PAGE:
(Repeats with no changes to text, headline)
By Howard Schneider and David Lawder
WASHINGTON, June 25 If the battle over the U.S.
Export-Import Bank is Washington's latest political tempest,
then Don Nelson from Bakersfield, California is aiming at the
eye of the storm.
Nelson's small oilfield equipment company is part of new
House Majority Leader Kevin McCarthy's district, and he wants
the suddenly powerful politician to know that the Republican
right's war on what it sees as "crony capitalism" at the export
credit agency could claim hometown casualties.
"It would be a disaster for our company," if the Ex-Im Bank
is shuttered as McCarthy and a faction of House Republicans
hope, said Nelson, president of ProGauge Technologies, Inc., who
said he voted for McCarthy.
With two-thirds of his business and perhaps half of his
company's 100 jobs dependent on deals Ex-Im helps finance, "I
need to meet with Kevin McCarthy and let him know, this is not a
good thing for America."
The 80-year-old bank provides about $37 billion a year in
direct loans to foreign buyers of U.S. products, credit
guarantees to American companies and credit insurance to aid
exports. Critics, including the House Tea Party caucus, say it
unduly benefits insiders who know how the system works.
Ex-Im's fate may hinge on the success Nelson and other small
entrepreneurs have in convincing their lawmakers that the agency
isn't just a sink where tax money disappears into global
companies like Boeing, Corp. It aids the very small businesses
that Republican critics say are being put at a competitive
disadvantage by the program.
The bank has had mixed success on that front. It has missed
its own internal targets for small business lending and much of
its activity does support mega-companies like Boeing Co
and Caterpillar Inc that would arguably fare just fine
on their own.
But the bank reaches further than just financing airplanes
and mining trucks, and hundreds of businesses and groups from
across the country have been mobilized in what is probably
Ex-Im's best chance of survival.
Steered by Washington's corporate and lobbying elite, the
campaign has reached far into the countryside.
The 90,000 folks in Idaho's rural Bannock County aren't big
exporters -- yet. But Pocatello-Chubbuck Chamber of Commerce
President Matt Hunter said they are trying to lure firms to set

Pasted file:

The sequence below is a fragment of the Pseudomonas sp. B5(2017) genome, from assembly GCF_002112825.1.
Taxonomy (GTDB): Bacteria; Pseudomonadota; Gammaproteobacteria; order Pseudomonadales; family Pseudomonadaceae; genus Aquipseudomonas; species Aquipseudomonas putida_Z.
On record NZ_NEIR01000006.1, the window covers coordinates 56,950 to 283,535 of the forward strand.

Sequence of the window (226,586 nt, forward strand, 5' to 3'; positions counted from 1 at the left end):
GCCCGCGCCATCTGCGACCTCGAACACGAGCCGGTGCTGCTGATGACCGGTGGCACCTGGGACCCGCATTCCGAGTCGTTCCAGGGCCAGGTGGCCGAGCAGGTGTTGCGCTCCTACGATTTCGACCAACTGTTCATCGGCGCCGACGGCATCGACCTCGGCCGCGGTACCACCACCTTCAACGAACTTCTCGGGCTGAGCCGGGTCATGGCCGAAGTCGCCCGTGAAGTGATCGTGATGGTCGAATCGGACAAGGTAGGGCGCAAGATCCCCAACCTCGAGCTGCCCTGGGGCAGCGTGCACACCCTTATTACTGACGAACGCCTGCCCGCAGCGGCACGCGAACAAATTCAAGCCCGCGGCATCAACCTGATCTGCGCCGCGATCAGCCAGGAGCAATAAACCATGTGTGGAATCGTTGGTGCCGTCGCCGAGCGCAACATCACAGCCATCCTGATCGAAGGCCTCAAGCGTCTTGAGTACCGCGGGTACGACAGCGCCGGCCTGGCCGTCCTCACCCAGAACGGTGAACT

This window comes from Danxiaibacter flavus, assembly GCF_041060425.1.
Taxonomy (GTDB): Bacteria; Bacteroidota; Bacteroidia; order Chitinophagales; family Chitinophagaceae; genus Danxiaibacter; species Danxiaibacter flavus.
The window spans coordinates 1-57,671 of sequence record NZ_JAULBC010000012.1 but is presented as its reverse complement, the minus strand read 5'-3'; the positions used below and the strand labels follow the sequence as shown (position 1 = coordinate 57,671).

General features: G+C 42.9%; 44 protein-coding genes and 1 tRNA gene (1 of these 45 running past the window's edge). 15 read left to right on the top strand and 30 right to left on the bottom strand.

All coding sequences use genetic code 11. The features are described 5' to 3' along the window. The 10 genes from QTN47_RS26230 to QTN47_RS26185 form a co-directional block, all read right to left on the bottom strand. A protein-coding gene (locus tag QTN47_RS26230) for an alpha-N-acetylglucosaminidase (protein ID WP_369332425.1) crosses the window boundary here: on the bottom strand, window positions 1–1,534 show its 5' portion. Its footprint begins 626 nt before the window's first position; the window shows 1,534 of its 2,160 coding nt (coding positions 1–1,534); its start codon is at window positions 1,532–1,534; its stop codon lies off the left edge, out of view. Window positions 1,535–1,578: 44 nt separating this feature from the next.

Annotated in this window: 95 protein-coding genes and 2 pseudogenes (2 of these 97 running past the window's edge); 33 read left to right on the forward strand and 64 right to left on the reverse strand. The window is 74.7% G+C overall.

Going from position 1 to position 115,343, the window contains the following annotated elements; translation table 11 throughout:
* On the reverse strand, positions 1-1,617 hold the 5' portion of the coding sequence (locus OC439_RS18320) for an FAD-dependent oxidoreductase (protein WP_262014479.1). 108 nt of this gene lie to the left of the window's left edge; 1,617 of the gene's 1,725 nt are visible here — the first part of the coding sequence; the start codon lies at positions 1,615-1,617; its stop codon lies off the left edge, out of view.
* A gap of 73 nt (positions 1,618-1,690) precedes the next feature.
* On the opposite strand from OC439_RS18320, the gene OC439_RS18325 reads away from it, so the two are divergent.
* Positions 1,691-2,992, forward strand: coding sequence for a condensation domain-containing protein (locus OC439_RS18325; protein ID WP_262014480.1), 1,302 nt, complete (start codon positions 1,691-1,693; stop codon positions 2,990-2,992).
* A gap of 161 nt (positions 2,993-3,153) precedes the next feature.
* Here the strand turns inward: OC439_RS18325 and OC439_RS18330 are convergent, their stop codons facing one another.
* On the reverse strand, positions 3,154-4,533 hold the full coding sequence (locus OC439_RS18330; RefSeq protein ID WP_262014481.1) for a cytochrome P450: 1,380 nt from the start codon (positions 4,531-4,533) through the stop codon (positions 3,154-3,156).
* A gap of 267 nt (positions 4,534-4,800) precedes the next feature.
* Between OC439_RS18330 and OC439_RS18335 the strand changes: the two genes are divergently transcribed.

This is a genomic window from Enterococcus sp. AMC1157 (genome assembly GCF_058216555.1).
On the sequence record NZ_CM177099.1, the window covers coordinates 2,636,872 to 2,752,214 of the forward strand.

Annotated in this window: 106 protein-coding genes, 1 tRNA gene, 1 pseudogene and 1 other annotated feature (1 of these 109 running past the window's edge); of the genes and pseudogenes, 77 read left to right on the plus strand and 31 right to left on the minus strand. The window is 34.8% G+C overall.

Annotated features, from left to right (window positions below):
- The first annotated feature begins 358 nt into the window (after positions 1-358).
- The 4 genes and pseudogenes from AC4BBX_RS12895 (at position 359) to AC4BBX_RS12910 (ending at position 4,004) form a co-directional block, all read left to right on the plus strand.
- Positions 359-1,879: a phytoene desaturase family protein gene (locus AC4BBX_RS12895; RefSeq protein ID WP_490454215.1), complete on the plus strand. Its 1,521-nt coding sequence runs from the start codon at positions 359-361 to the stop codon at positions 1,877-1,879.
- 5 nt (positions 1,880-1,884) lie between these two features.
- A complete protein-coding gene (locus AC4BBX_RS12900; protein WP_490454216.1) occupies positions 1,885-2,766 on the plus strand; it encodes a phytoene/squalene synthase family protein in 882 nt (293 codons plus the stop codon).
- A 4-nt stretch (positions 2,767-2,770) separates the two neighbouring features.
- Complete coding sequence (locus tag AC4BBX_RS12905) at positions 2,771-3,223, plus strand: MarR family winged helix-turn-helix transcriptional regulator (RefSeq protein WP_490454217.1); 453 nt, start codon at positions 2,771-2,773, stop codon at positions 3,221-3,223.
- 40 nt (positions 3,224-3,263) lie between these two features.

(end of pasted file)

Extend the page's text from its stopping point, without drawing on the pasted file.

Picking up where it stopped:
up operations in the county that would likely want access to the
export financing that Ex-Im Bank provides.
"I have already sent the emails," to Idaho's all-Republican
congressional delegation, Hunter said.
"MADE IN THE USA"
As Washington agencies go, the Ex-Im Bank is small potatoes.
The most unfavorable interpretation of its finances is that
it costs taxpayers a net of around $200 million a year, and its
deals cover only 2 percent of U.S. exports. It does charge for
its services -- helping overseas buyers acquire U.S. exports or
aiding companies like Nelson's post collateral for deals -- and
by its own accounting turns a profit.
While much of the lobbying is being led by movers and
shakers at the U.S. Chamber of Commerce, the Aerospace
Industries Association, the Financial Services Roundtable, the
Nuclear Energy Institute, and a host of other major industrial
groups others are also pushing back hard.
There are divisions within the Republican party over whether
to allow the bank to live on. The U.S. Congress is debating
whether to reauthorize it, and some congressional leaders like
McCarthy want to let the authorization expire this fall.
Republican Representative Adam Kinzinger from northern
Illinois said he worried about "a libertarian theology that's
really starting to creep in." If the bank disappears, he said,
it could damage U.S. competitiveness as well as small businesses
in his district.
"We're for limited government, we're not for no government."
At Price Pump, a California company that makes industrial
pumps, Bob Piazza said he relies on Ex-Im bank credit insurance
and could lose a million dollars a year in foreign sales.
He has made sure Congress knows it. In letters to lawmakers,
he said the choice boils down to keeping the "Made in the USA"
label in circulation, or ceding ground "to a European, Southeast
Asian, or even the Chinese ... And once you lose a customer it's
very difficult to get that business back."
(Additional reporting by Emily Stephenson, Susan Cornwell, Mark
Felsenthal, Krista Hughes, and Anna Yukhananov)